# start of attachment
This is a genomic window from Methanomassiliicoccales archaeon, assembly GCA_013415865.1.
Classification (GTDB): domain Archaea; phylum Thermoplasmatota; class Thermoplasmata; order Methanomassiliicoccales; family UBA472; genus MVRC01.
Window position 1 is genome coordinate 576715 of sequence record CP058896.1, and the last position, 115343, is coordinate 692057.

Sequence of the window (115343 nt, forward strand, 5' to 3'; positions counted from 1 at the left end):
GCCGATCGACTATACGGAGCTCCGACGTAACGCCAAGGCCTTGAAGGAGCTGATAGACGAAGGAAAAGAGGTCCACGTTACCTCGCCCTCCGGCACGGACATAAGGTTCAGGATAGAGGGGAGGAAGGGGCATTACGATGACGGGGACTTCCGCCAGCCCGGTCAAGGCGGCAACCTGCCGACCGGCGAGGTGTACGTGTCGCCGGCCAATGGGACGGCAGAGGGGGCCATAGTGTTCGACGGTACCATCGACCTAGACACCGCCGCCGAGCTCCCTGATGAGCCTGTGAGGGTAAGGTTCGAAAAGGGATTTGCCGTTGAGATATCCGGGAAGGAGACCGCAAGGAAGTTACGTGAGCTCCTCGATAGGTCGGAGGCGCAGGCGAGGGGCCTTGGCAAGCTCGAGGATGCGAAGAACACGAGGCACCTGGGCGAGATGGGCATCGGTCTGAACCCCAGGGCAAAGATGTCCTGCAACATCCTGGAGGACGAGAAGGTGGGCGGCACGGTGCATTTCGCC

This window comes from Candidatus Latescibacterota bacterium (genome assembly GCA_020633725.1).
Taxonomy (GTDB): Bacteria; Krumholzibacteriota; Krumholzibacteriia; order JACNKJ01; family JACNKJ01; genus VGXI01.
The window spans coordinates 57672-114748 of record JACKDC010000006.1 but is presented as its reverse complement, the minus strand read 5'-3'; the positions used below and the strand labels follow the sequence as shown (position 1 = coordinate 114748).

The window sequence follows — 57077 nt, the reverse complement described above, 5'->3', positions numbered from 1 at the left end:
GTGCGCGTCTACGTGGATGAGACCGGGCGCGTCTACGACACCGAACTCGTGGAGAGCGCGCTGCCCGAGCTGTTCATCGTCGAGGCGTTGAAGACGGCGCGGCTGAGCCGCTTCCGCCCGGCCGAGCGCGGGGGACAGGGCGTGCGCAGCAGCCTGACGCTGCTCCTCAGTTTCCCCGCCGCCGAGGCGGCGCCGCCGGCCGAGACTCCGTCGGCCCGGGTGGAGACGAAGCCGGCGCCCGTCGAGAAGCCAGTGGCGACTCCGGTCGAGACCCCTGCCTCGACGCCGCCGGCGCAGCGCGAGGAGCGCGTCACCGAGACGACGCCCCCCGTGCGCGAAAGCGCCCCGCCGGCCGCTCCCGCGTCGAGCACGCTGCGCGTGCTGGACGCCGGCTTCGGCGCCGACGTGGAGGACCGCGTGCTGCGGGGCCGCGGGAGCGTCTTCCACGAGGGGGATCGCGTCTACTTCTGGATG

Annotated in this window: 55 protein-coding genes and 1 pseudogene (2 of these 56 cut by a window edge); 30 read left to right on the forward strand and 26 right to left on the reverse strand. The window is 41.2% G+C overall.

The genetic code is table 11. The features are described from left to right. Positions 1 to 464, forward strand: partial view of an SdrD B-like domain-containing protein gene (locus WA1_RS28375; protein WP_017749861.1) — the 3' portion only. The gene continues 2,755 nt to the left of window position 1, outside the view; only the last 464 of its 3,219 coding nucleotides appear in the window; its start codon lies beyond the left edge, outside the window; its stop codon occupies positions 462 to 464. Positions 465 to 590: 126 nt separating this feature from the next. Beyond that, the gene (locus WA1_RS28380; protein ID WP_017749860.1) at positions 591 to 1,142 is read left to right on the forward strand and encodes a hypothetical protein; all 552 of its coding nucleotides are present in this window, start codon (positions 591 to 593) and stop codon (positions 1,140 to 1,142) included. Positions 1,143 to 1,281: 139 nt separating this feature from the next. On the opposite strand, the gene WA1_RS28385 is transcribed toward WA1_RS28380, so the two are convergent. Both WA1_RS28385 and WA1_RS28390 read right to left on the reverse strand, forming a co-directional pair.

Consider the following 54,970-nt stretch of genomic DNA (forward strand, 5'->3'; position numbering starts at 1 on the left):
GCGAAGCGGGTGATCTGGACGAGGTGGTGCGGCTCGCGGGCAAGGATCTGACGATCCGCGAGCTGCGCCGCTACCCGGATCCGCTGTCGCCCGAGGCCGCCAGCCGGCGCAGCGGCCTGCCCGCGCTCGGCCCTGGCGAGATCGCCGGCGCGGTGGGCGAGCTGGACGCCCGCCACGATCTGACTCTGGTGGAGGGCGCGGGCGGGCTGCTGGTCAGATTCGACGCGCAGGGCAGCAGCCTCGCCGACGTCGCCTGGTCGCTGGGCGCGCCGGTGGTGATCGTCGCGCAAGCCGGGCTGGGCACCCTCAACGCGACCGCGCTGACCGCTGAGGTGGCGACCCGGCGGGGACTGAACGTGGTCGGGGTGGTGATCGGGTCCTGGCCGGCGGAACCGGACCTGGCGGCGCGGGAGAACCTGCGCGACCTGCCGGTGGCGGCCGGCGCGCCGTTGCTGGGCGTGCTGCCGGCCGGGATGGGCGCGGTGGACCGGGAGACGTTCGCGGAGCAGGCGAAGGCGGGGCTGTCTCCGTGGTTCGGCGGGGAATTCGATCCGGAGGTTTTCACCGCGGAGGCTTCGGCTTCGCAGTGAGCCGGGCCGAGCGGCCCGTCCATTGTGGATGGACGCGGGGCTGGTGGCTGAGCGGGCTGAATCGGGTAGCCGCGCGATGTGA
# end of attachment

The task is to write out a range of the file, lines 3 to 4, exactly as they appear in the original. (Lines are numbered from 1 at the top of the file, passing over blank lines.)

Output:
Window position 1 is genome coordinate 576715 of sequence record CP058896.1, and the last position, 115343, is coordinate 692057.

Sequence of the window (115343 nt, forward strand, 5' to 3'; positions counted from 1 at the left end):